by Mary Kay Andrews
A movie is being filmed in an old Florida town and the location manager has her hands full dealing with a long, lost father, the townspeople and the movie’s director. Perfect beach read.
The Breaking Point
by Jefferson Bass
The latest book in the Body Farm series–mysteries that are solved by following the forensics.
by Rita Mae Brown
Our Virginian farmer and part-time historian Harry Harristein unravels a tale of historical fiction which brings us through the difficult choices of colonists and loyalists during the Revolutionary war. Their actions have consequences for the people of today. Harry must unearth all of the story to solve a murder and save others from the same fate.
by J.M. Coetzee
Set in post-apartheid South Africa, this author showcases brutal honesty. All of us are capable of dark needs, not always doing the right thing and being complacent. We have been both victims and oppressors at some point in our lives. This novel reminds us that Africa is rife with problems, but no more than any other place where people have been oppressed. No matter where we turn, if a human is involved, we will face sorrow. If we can embrace it, and our ugly selves, then we can emerge to greet the sunrise without guilt or shame or disgrace.
The Silent Wife
by A. S. A. Harrison
Jodi and Todd are at a bad place in their marriage. Much is at stake, including the affluent life they lead in their beautiful waterfront condo in Chicago, as she, the killer, and he, the victim, rush haplessly toward the main event. He is a committed cheater. She lives and breathes denial. He exists in dual worlds. She likes to settle scores. He decides to play for keeps. She has nothing left to lose. Told in alternating voices, The Silent Wife is about a marriage in the throes of dissolution, a couple headed for catastrophe, concessions that can’t be made, and promises that won’t be kept. Expertly plotted and reminiscent of Gone Girl and These Things Hidden, The Silent Wife ensnares the reader from page one and does not let go.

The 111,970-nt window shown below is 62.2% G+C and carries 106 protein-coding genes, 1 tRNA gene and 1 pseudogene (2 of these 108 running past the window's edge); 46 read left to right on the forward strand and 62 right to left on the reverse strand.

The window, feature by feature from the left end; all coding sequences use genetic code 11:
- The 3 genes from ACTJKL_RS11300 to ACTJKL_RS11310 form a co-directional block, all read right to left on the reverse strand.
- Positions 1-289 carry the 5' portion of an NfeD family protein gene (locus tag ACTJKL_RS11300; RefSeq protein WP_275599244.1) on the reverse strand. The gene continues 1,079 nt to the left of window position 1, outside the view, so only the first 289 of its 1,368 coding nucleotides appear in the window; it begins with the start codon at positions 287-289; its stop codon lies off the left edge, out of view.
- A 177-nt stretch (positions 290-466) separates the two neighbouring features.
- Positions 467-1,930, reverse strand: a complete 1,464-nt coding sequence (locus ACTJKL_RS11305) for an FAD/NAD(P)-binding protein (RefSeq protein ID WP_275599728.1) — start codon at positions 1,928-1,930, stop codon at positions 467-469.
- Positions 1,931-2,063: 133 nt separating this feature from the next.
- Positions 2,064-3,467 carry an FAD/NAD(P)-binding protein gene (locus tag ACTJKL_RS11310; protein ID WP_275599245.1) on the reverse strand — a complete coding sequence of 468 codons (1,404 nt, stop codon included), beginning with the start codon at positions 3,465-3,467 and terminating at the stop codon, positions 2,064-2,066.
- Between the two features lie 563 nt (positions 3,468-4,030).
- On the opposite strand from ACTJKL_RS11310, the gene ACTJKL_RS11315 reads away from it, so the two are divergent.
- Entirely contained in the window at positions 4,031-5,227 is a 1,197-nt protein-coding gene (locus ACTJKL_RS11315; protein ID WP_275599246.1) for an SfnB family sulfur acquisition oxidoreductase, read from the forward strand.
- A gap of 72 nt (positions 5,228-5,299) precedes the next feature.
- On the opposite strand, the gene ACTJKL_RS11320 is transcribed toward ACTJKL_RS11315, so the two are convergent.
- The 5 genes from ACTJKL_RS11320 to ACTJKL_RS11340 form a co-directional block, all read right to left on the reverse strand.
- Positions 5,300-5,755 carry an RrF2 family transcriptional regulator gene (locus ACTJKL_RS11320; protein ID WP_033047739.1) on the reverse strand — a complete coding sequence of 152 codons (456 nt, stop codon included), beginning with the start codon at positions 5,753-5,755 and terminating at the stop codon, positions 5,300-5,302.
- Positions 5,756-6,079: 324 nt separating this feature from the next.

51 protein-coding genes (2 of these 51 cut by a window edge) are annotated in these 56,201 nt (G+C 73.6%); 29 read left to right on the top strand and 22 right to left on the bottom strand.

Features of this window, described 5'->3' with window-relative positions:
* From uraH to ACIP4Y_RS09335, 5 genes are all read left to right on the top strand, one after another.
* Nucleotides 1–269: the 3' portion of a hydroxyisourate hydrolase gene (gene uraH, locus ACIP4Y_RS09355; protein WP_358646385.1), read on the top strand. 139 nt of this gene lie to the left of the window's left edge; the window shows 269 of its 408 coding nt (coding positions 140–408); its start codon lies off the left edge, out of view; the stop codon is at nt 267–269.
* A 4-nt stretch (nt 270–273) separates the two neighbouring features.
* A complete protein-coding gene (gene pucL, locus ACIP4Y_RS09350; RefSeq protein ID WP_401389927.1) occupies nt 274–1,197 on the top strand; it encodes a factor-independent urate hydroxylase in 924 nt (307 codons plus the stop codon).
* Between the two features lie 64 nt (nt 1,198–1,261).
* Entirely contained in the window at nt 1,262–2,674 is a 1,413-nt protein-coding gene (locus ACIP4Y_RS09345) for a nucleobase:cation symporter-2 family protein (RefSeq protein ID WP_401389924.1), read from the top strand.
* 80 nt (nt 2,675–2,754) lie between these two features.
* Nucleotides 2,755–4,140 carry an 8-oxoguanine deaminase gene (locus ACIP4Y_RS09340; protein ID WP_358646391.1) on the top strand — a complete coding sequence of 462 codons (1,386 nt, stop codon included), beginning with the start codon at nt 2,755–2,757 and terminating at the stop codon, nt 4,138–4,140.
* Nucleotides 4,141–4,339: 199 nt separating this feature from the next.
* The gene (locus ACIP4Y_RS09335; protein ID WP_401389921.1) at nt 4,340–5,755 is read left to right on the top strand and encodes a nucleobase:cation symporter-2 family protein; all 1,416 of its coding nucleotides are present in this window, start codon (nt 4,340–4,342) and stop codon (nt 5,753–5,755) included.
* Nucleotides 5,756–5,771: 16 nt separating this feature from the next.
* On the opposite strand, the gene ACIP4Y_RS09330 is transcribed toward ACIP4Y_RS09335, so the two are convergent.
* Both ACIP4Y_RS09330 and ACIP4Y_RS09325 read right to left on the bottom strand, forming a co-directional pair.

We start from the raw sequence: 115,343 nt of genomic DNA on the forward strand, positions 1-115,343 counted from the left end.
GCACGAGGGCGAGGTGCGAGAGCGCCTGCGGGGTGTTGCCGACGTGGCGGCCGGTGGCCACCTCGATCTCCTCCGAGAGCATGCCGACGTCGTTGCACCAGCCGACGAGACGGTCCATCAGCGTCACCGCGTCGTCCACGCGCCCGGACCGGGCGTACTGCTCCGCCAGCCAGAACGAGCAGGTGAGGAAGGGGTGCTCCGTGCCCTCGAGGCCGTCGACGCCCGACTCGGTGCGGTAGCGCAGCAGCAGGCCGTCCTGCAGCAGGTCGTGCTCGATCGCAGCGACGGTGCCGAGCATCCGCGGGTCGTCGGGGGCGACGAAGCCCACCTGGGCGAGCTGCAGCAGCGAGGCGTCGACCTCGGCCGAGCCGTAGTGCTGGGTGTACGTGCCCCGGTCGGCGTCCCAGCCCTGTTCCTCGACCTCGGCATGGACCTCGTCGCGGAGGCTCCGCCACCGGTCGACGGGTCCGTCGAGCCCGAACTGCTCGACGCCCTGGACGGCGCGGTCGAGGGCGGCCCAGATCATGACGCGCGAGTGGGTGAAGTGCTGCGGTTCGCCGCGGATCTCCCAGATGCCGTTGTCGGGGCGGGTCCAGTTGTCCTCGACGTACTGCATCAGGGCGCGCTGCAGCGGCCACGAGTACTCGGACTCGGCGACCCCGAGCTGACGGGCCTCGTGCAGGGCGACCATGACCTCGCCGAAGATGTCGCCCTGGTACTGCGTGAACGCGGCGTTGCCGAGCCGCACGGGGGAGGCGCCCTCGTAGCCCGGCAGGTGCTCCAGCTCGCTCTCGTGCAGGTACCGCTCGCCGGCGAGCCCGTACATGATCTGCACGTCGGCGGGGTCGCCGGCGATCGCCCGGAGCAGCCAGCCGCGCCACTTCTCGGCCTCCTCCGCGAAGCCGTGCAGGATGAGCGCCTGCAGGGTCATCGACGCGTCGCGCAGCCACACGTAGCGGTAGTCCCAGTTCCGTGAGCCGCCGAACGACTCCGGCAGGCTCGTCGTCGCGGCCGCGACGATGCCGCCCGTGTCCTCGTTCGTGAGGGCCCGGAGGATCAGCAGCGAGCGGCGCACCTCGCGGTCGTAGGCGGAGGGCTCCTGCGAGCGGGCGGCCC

A Sun for the Dying
by Jean-Claude Izzo
A tender and compassionate look at homeless life, and how any one of us is susceptible to becoming a needy person. Set in Paris and Southern France, readers will enjoy the protagonists’ journey; both internal and physical.
First Grave on the Right
by Darynda Jones
Using her ability to see ghosts in her work as a private investigator, Charley Davidson begins experiencing intense sensual dreams about a mysterious entity that has been following her throughout her life.
by Mary Louise Kelly
The main character discovers she has a bullet in her head which opens up secrets from her past.
The second book of a trilogy, Finders Keepers is suspenseful and fast paced. You always know who did it and why but the fun is trying to figure out how it will all come together.
Go Set a Watchman
by Harper Lee